By Kathryn Sikkink
Princeton: Princeton University Press, 2017
It has been a hard time for human rights recently. The rise of right wing populism in Britain and the US, the rollback of democracy in Hungary and Poland, the ongoing extrajudicial killings in the Philippines, and the atrocities committed against the Rohingya in Myanmar could lead one to conclude that the protection of human rights is declining around the world, and this is on top of the largest refugee crisis the world has seen since WWII. It is not just the news that purports to show the limits of human rights laws, institutions, and movements in protecting individuals but a slew of academic books are making the same claims as well. Recent works by Samuel Moyn, Eric Posner, and Stephen Hopgood all critique and challenge the effectiveness of human rights movements, law and institutions. It is against these claims that Kathryn Sikkink has written her new book Evidence for Hope: Making Human Rights Work in the 21st Century. Sikkink is a well-known scholar in the field of human rights and has written many groundbreaking works. There is perhaps no one more suited to provide a well-reasoned, articulate, and passionate response to the many recent critiques offered on the efficacy of human rights.
Sikkink’s argument is divided into two main parts. First, she purports to demonstrate the legitimacy of human rights, and second she seeks to demonstrate their effectiveness. In doing this, she defends human rights law, movements, and institutions from four very different critics – “repressive governments, the general public, human rights activists, and academics.”. Obviously, the critiques from these four groups vary considerably but they coalesce into claims that human rights are illegitimate, or lack legitimacy, and/or are ineffective in securing a life of dignity for many people around the world.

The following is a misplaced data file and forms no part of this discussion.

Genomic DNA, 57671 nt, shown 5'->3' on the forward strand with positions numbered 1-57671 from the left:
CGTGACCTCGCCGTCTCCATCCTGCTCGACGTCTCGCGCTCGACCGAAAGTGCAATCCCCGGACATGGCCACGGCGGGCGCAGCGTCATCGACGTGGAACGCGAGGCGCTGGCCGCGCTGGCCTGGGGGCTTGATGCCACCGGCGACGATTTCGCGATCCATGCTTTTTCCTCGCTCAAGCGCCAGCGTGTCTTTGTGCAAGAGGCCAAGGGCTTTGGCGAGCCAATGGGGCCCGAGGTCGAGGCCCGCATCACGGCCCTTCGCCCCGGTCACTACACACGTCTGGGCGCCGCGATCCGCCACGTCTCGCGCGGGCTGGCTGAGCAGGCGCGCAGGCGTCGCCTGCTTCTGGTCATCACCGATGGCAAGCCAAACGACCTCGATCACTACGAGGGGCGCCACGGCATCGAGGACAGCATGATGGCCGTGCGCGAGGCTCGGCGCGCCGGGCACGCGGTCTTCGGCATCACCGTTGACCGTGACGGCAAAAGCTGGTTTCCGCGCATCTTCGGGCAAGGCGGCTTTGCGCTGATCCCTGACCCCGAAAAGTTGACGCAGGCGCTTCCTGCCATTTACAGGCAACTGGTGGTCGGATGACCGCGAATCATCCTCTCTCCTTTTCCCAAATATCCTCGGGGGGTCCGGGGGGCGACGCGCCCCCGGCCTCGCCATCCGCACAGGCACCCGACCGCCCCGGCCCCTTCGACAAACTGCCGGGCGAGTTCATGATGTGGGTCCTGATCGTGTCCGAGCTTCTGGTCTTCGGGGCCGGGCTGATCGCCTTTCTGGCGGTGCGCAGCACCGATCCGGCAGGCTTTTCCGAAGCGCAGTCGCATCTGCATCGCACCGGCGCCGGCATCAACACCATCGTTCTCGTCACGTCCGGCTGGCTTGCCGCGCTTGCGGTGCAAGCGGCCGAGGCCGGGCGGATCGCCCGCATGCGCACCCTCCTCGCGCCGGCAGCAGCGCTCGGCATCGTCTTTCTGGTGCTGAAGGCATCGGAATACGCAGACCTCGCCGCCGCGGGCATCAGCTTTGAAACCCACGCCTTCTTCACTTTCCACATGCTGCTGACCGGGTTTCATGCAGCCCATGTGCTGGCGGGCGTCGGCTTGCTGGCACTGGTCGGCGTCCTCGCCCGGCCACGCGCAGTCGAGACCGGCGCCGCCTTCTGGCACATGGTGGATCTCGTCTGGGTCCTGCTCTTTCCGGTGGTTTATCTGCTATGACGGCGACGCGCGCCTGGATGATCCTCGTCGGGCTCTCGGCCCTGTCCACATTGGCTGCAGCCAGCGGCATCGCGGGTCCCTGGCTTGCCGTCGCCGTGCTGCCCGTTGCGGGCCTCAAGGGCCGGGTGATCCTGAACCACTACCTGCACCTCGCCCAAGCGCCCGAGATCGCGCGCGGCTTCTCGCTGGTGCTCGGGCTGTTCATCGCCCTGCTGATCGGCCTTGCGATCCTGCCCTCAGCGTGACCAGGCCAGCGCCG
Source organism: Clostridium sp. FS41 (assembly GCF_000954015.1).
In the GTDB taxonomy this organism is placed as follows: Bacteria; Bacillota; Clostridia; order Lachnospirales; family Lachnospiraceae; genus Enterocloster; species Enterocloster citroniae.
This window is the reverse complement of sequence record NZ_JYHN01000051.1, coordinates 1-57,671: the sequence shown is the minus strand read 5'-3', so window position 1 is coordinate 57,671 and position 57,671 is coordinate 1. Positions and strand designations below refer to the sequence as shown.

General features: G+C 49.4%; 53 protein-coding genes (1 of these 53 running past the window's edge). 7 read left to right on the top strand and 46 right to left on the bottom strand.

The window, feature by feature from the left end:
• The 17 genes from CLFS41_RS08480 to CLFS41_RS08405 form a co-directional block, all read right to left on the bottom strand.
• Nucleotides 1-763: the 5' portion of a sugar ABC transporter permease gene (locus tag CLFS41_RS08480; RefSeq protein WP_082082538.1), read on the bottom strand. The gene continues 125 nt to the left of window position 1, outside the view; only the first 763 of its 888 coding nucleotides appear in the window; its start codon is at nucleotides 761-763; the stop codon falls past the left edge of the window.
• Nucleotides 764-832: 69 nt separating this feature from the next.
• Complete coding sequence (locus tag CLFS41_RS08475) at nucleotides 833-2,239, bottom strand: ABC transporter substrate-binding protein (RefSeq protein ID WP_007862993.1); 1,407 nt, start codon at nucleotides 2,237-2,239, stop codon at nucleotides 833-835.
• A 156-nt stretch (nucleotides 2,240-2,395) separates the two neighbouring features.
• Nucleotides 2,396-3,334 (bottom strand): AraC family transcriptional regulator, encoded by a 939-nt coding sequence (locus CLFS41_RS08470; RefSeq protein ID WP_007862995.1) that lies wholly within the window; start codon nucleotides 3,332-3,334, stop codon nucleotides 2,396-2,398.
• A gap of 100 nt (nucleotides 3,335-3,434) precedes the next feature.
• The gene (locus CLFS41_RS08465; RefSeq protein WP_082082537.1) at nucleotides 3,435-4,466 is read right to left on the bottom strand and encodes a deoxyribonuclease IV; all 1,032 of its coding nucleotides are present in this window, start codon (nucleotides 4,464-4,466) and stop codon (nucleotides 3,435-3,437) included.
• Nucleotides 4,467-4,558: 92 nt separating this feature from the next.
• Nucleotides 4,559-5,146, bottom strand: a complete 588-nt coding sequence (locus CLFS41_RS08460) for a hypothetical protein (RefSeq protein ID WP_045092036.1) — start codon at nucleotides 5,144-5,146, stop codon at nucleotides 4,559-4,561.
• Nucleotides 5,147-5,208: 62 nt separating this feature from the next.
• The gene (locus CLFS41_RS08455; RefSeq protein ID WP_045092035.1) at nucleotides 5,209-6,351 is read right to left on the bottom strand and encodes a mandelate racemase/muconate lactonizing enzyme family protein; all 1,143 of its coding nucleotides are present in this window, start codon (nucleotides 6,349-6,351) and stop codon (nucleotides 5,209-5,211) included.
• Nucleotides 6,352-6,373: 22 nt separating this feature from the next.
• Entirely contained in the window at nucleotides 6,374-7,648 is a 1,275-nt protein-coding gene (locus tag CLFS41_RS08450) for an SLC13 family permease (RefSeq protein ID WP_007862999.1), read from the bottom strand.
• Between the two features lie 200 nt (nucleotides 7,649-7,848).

Before defending the legitimacy and effectiveness of human rights, Sikkink lays the ground rules for her defense in Chapter 2. Specifically, she asks, “compared to what?” In other words, defending or critiquing human rights is an exercise in comparison but regardless of which effort one is engaging in they need to be specific about what they are comparing. “The single biggest unrecognized and unnamed source of disagreement among human rights scholars and within human rights movements is a matter of measurement: the difference between those making empirical comparisons and those making comparisons to an ideal.”
Sikkink argues that a lot of the disagreement over the legitimacy and effectiveness of human rights comes down to an unspoken assumption among critics and defenders on what grounds they are making their claim. Are they making their claim based on comparing current human rights practices to an ideal, or to how things were in the past? Depending on which base of comparison one chooses, one could come to widely different conclusions. Sikkink herself states that she is using empirical comparison as the basis for making her claims in the book. “Starting with a specific human rights violation, I look at how the practice has changed over time. I compare, for example what discrimination against women in the workplace was like fifteen years ago to how it is today”